# Differencing independent random variables makes autocorrelation appear

r<- diff(rnorm(100))
acf(r)


Why there is a negative auto correlation? What does it mean?

• Hi Daniele, I'm having trouble replicating your work. The acf() function in the stats:: package returns a plot (unless the argument plot = FALSE is supplied), not a single (positive or negative) value. What do you mean by "negative autocorrelation"? Do you mean to ask why one or more of the bars in the acf plot are negative? Dec 13 '17 at 23:36
• Ah yes yes, you have to do acf(r[2:100]) or you will get an error, however for lag=1 there is a negative auto correlation Dec 14 '17 at 7:48
• Which package is your acf() function from? Here are my results: > acf(r[2:100]) Error in na.fail.default(as.ts(x)) : missing values in object Dec 14 '17 at 13:43
• it is from Rstudio, I think it is stats, if it returns NA r[2:100] or r[1:99] Dec 14 '17 at 14:00
• There are only 99 values in r: the difference operator diff() will always have $n - 1$ values. Therefore, there isn't a 100th value of r, so r[100] will return an NA, and acf(r[2:100]) will error. Dec 14 '17 at 20:18

Let $x_t$ be the observed value of a stationary random process at index $t$ with mean and variance $\mu$ and $\sigma^2$, respectively. The autocorrelation of $x_t$ at lag $s$ is defined as

$$R(s - t) := \frac{E\left[(x_t - \mu)(x_s - \mu)\right]}{\sigma^2}.$$

Now let's go back to your toy example in R.

set.seed(8675309)
x_t <- rnorm(100)
r <- diff(x_t)
acf(r)


Yes, we do see some negative values in our autocorrelation plot. Let's double-check those calculations. The first spike (lag $s = 0)$ in the graph is the correlation between $r_t$ and $r_{t - 0}$ (i.e., itself); this correlation is $+1$ because any random variable is perfectly correlated with itself. The second spike is the correlation between $r_t$ and $r_{t - 1}$. This value is

> cor(r[2:99], r[1:98])
-0.4051325


which is what we see in our graph. Now about your question of why this autocorrelation value of the first lag is negative, we have to remember that we aren't plotting the ACF of a white noise variable $x_t$ anymore: we are plotting the ACF of the first difference $r_t$.

Remember that the difference operator can be a nice tool to deal with autocorrelation. Now let's look for some autocorrelation within our original $x_t$ using the ACF plot:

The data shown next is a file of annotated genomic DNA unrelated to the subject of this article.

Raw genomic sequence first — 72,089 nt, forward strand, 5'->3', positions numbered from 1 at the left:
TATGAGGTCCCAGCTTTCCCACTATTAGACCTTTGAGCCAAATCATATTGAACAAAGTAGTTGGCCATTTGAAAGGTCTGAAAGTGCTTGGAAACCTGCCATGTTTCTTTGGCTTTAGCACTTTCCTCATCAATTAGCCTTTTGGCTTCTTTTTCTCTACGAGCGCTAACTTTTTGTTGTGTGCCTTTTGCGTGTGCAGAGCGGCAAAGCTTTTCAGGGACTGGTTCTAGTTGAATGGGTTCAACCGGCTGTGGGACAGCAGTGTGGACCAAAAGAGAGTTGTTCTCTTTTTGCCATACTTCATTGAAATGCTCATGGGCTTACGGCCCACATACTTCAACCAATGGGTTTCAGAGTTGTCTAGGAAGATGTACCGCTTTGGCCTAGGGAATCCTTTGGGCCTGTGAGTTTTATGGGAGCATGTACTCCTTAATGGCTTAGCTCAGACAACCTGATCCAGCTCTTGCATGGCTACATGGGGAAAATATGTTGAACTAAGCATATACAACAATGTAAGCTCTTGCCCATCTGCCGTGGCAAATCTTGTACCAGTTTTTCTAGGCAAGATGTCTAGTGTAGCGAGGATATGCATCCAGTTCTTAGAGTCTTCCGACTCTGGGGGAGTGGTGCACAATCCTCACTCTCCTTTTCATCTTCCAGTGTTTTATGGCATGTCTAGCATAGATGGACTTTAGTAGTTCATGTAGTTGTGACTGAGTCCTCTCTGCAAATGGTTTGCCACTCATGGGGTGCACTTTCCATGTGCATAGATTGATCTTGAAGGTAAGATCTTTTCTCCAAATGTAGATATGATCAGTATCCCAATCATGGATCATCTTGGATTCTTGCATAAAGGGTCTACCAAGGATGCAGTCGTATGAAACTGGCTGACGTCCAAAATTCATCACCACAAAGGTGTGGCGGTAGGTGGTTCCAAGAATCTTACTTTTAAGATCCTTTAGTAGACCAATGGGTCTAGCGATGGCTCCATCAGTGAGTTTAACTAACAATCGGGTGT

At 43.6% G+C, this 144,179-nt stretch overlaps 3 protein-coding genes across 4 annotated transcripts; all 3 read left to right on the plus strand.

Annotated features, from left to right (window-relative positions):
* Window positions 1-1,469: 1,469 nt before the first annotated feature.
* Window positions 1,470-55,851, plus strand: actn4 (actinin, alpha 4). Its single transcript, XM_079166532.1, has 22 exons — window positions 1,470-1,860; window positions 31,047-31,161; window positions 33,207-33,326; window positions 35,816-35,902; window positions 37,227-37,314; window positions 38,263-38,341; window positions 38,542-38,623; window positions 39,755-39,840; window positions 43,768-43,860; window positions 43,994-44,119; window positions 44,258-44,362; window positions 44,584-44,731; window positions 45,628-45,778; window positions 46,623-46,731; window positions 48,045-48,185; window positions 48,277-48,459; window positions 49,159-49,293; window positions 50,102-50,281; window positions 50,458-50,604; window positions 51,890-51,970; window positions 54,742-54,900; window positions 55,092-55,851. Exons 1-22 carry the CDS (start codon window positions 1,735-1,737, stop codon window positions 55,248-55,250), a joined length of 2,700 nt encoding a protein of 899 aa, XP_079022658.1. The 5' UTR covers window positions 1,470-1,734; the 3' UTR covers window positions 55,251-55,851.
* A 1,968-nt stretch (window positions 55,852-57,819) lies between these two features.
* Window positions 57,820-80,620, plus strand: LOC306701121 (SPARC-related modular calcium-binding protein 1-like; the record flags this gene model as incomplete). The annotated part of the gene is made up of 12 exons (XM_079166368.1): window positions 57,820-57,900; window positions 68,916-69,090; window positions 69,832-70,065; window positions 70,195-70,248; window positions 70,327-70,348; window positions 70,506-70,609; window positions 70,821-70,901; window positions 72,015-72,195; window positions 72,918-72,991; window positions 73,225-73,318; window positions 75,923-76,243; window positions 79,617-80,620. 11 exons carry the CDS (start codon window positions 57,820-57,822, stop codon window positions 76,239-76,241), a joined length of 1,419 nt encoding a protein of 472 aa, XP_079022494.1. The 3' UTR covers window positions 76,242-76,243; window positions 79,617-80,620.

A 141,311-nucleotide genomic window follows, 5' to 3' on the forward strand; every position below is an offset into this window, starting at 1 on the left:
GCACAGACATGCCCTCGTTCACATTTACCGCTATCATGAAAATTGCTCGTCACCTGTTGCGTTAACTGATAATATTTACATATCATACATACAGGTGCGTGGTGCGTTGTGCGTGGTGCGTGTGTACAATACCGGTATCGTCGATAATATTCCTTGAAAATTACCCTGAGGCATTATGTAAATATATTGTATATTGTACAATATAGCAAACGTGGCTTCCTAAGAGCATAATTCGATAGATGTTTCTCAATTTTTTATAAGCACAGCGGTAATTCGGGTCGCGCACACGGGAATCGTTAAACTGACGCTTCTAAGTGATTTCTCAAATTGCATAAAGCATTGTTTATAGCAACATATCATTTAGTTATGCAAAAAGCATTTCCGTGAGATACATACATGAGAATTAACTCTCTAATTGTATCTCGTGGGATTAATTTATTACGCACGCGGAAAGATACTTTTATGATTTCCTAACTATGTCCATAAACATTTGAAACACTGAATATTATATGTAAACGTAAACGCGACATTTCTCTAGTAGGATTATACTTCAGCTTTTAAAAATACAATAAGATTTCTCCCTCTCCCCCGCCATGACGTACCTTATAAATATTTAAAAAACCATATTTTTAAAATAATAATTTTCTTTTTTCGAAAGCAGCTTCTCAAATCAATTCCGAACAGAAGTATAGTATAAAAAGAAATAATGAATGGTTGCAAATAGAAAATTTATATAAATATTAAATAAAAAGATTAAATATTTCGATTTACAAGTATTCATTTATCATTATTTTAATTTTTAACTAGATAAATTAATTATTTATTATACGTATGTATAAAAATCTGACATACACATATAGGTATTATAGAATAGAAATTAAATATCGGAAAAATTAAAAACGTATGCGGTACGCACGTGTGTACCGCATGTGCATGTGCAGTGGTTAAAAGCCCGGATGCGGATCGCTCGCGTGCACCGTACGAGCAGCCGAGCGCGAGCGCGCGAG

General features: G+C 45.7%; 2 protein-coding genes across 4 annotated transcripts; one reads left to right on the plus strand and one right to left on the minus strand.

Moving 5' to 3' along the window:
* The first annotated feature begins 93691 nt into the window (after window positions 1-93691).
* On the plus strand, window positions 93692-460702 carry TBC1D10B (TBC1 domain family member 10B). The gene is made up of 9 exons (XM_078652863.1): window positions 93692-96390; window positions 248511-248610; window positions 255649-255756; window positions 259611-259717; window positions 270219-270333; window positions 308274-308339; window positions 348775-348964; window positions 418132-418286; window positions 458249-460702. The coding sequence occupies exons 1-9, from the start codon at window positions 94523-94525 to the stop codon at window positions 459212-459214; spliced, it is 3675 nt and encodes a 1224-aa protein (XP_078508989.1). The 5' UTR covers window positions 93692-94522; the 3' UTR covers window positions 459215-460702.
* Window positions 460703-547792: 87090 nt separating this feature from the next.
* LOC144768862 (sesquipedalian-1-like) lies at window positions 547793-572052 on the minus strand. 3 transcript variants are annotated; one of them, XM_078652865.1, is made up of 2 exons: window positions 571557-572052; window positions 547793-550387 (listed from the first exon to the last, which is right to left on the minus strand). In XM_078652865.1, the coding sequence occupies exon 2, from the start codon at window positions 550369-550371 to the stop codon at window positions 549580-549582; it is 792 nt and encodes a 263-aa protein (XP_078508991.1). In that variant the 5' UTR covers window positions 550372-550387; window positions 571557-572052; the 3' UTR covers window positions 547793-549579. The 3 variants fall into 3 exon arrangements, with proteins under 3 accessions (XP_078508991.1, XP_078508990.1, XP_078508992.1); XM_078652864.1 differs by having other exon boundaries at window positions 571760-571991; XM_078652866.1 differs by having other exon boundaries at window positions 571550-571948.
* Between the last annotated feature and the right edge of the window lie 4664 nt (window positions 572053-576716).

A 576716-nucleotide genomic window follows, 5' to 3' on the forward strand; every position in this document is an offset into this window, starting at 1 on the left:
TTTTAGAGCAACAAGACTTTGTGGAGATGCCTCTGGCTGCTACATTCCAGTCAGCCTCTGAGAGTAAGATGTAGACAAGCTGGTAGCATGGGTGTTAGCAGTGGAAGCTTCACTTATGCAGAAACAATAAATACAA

As we can see, there isn't any autocorrelation to be fixed in the first place, so the difference operator is actually creating an autocorrelation problem through overdifferencing. This previous answer gives an excellent walk through the mathematics behind this.

Because xt <- rnorm(100) generates $\{x_t\}_{t=1}^{100} \sim IID(0,1)$, and yt <- diff(xt) generates $$Y_t = X_t - X_{t-1}, \hspace{10mm} t=2,\ldots,100.$$ The theoretical autocorrelation function of $Y_t$ is \begin{align*} \gamma_Y(h) &= E[Y_{t+h}Y_t] = E[(X_{t+h} - X_{t+h-1})(X_t - X_{t-1})] \\ &= \gamma_X(h) - \gamma_X(h+1) - \gamma_X(h-1) + \gamma_X(h). \end{align*} $\gamma_X(h)$ is zero for $h > 0$, not $\gamma_Y(h)$. So it's not surprise that $\hat{\gamma}_Y(h)$, calculated with acf doesn't look like this either.
This is a first sign of overdifferencing in practical work. This is why it happens, suppose that you have a stationary series, or even stronger, the i.i.d. series with variance $\sigma^2$: $$x_t\sim f(0,\sigma^2)$$ Look at what happens to the differenced series: $$\Delta x_t=x_t-x_{t-1}$$ The variance is $Var[\Delta x_t]=E[x_t^2+x_{t-1}^2-2x_tx_{t-1}]=2\sigma^2$
The numerator of autocorrelation function (ACF) is: $$E[\Delta x_t\times \Delta x_{t-1}]=E[x_tx_{t-1}-x_{t-1}^2+x_tx_{t-2}-x_{t-1}x_{t-2}]=-E[x_t^2]=-\sigma^2$$ So your acf is: $$\rho(1)=\frac{-\sigma^2}{2\sigma^2}=-1/2$$ It's easy to show that because of non-overlapping terms in $\Delta x_t,\Delta x_{t-1}$ ACF cuts off after 1 lag, i.e. $$\rho(L>1)=0$$ That brings you a very distinctive feature of the once over differenced series: strong neg correlation in lag 1, then no correlation for higher lags.